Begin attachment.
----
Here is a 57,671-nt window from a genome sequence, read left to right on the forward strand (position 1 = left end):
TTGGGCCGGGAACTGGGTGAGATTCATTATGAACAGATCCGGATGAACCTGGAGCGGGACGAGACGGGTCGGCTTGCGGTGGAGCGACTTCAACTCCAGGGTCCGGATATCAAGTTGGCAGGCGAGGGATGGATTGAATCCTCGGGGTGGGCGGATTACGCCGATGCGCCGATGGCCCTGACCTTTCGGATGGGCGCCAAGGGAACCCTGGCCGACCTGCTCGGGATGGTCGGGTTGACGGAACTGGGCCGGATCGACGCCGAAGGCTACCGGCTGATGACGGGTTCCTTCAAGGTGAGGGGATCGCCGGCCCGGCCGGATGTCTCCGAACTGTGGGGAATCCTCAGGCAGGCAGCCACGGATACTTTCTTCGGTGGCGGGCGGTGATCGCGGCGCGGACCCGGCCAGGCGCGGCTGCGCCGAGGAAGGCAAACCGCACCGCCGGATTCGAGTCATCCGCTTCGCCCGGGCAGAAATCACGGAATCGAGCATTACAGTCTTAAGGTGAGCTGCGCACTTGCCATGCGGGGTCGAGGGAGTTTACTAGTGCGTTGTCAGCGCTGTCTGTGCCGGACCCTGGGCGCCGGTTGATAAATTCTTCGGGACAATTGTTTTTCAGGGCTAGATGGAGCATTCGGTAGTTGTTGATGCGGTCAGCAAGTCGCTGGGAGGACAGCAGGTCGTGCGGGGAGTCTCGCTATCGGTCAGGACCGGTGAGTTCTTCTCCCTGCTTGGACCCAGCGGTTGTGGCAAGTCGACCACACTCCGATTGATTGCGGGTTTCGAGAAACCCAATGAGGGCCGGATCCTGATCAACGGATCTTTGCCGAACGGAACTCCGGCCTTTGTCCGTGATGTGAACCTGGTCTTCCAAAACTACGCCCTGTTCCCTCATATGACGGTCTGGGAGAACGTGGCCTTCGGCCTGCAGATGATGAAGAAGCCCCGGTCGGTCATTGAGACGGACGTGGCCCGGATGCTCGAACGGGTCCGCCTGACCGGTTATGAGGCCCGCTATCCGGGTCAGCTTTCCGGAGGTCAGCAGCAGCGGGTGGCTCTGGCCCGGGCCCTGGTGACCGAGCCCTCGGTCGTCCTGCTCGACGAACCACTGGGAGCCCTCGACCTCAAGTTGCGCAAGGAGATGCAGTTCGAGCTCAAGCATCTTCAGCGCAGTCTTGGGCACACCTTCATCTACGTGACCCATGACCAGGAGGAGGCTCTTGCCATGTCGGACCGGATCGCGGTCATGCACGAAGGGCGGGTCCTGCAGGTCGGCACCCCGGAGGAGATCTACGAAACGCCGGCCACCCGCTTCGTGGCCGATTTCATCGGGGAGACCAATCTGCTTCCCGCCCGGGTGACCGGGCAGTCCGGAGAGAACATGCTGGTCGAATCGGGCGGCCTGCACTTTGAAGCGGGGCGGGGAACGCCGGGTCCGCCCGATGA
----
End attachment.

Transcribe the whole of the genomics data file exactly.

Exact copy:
Here is a 57,671-nt window from a genome sequence, read left to right on the forward strand (position 1 = left end):
TTGGGCCGGGAACTGGGTGAGATTCATTATGAACAGATCCGGATGAACCTGGAGCGGGACGAGACGGGTCGGCTTGCGGTGGAGCGACTTCAACTCCAGGGTCCGGATATCAAGTTGGCAGGCGAGGGATGGATTGAATCCTCGGGGTGGGCGGATTACGCCGATGCGCCGATGGCCCTGACCTTTCGGATGGGCGCCAAGGGAACCCTGGCCGACCTGCTCGGGATGGTCGGGTTGACGGAACTGGGCCGGATCGACGCCGAAGGCTACCGGCTGATGACGGGTTCCTTCAAGGTGAGGGGATCGCCGGCCCGGCCGGATGTCTCCGAACTGTGGGGAATCCTCAGGCAGGCAGCCACGGATACTTTCTTCGGTGGCGGGCGGTGATCGCGGCGCGGACCCGGCCAGGCGCGGCTGCGCCGAGGAAGGCAAACCGCACCGCCGGATTCGAGTCATCCGCTTCGCCCGGGCAGAAATCACGGAATCGAGCATTACAGTCTTAAGGTGAGCTGCGCACTTGCCATGCGGGGTCGAGGGAGTTTACTAGTGCGTTGTCAGCGCTGTCTGTGCCGGACCCTGGGCGCCGGTTGATAAATTCTTCGGGACAATTGTTTTTCAGGGCTAGATGGAGCATTCGGTAGTTGTTGATGCGGTCAGCAAGTCGCTGGGAGGACAGCAGGTCGTGCGGGGAGTCTCGCTATCGGTCAGGACCGGTGAGTTCTTCTCCCTGCTTGGACCCAGCGGTTGTGGCAAGTCGACCACACTCCGATTGATTGCGGGTTTCGAGAAACCCAATGAGGGCCGGATCCTGATCAACGGATCTTTGCCGAACGGAACTCCGGCCTTTGTCCGTGATGTGAACCTGGTCTTCCAAAACTACGCCCTGTTCCCTCATATGACGGTCTGGGAGAACGTGGCCTTCGGCCTGCAGATGATGAAGAAGCCCCGGTCGGTCATTGAGACGGACGTGGCCCGGATGCTCGAACGGGTCCGCCTGACCGGTTATGAGGCCCGCTATCCGGGTCAGCTTTCCGGAGGTCAGCAGCAGCGGGTGGCTCTGGCCCGGGCCCTGGTGACCGAGCCCTCGGTCGTCCTGCTCGACGAACCACTGGGAGCCCTCGACCTCAAGTTGCGCAAGGAGATGCAGTTCGAGCTCAAGCATCTTCAGCGCAGTCTTGGGCACACCTTCATCTACGTGACCCATGACCAGGAGGAGGCTCTTGCCATGTCGGACCGGATCGCGGTCATGCACGAAGGGCGGGTCCTGCAGGTCGGCACCCCGGAGGAGATCTACGAAACGCCGGCCACCCGCTTCGTGGCCGATTTCATCGGGGAGACCAATCTGCTTCCCGCCCGGGTGACCGGGCAGTCCGGAGAGAACATGCTGGTCGAATCGGGCGGCCTGCACTTTGAAGCGGGGCGGGGAACGCCGGGTCCGCCCGATGA